The two year action research programme, 'Schools as Energy Embassies', is supported by RVO, part of the Ministry of Economic Affairs. The aim is to organise support to accelerate the energy transition.
When TPM researchers Dr Gerdien de Vries (psychology) and Dr Thomas Hoppe (public administration) explain their project, they list a multitude of organisations, project groups, consortia, and energy initiatives. Their base in TU Delft is the platform for social innovation in energy transition, which was founded with a symposium last year.
Professor Paulien Herder started the social innovation platform because she noticed that social and behavioural aspects of sustainability and energy are lagging behind scientific and technological research. Heat pumps, solar panels, energy-efficient buildings, and home-batteries all exist.
But what if people don't accept new technologies or refuse to change their behaviour? What can be done to accelerate the energy transition from fossil fuels towards sustainable energy?
The Technotrend foundation and the environmental federation Energie-U have been working along the same lines. Last year, they introduced the Energy Challenges programme, developed by yet another foundation in 2011. The Energy Challenge website explains: ‘The programme is a Real Live Game in which students in schools work on energy saving. They'll invent a campaign, take action to save energy in school, and involve as many people as they can. This programme will motivate them to push their limits.’
The TU Delft, Technotrend and Energie-U ‘School as Energy Embassy' programme extends the 'Energy Challenges' programme by moving the focus from the students to the school. In the programme, students (5-30) will be appointed as 'energisers'. The Energy Challenge website explains: 'This team takes the lead in making the school and its environment more sustainable! During the campaign, teams will explore the wonderful world of energy, technology, and sustainability.’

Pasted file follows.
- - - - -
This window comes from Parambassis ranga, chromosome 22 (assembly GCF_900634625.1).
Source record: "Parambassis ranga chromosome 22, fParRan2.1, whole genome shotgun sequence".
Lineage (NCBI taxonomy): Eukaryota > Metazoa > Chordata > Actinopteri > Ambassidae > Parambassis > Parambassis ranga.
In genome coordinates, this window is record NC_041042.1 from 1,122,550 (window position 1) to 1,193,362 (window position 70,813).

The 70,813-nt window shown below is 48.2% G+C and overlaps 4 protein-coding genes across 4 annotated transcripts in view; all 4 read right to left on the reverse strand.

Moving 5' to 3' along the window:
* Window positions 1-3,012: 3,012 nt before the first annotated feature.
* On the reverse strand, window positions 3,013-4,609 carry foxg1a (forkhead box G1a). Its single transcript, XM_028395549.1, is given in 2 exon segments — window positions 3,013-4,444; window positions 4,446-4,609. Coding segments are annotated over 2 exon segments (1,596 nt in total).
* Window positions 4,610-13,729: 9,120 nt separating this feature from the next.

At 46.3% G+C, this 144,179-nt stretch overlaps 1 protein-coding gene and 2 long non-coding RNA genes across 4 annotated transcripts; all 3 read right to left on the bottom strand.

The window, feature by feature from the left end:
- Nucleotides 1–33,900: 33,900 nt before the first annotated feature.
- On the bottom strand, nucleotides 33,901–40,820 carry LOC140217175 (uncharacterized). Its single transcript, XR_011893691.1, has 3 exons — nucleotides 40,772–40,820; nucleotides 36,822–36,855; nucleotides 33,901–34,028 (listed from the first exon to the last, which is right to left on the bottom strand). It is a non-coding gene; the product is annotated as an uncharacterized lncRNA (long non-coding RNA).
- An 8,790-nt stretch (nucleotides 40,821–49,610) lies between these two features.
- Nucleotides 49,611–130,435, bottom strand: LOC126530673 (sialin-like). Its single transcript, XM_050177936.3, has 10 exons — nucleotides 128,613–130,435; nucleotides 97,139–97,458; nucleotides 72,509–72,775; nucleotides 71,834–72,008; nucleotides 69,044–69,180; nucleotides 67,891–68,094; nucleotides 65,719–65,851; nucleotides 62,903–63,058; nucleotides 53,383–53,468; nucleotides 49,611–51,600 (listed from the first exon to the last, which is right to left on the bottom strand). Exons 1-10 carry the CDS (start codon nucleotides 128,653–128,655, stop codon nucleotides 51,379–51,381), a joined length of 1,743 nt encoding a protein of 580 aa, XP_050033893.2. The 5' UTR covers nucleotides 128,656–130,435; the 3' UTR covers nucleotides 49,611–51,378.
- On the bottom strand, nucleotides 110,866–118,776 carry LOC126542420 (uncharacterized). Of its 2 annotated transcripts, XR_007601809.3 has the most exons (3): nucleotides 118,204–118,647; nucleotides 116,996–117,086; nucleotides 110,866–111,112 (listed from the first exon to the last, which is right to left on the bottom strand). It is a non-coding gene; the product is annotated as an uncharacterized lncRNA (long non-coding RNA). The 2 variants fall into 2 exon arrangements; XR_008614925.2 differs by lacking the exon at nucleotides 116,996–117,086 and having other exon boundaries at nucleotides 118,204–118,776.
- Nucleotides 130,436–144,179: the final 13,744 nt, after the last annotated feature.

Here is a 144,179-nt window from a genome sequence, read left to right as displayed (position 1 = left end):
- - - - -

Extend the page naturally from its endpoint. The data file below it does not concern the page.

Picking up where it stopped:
Thanks to the RVO funding, research into this form of social innovation has now taken off.
In 2018, three schools (two in Utrecht and one in Amsterdam) are taking part in the programme. Researchers will be part of the intervention and call themselves ‘action researchers’. They will study the relationship between the measures taken, the level of knowledge among the students, and their attitude.
The results of the first year from very different schools, will be used to improve strategies for the second round of Energy Challenges in 2019 in which five schools will participate.
Dr de Vries expects that these schools will start saving energy and perhaps start generating their own solar power. But more important, she says, is the development of a blueprint stipulating how to create awareness (of energy issues), behavioural change, energy savings, and alliances with local parties.
RVO supports the ‘schools as energy embassies’ research, hoping the project will create not only energy awareness and energy savings, but also business opportunities and new energy jobs.
- As an example: Leaflet zon De Beiaard-2018.pdf
Gerdien de Vries vlogs on social innovation in energy transition.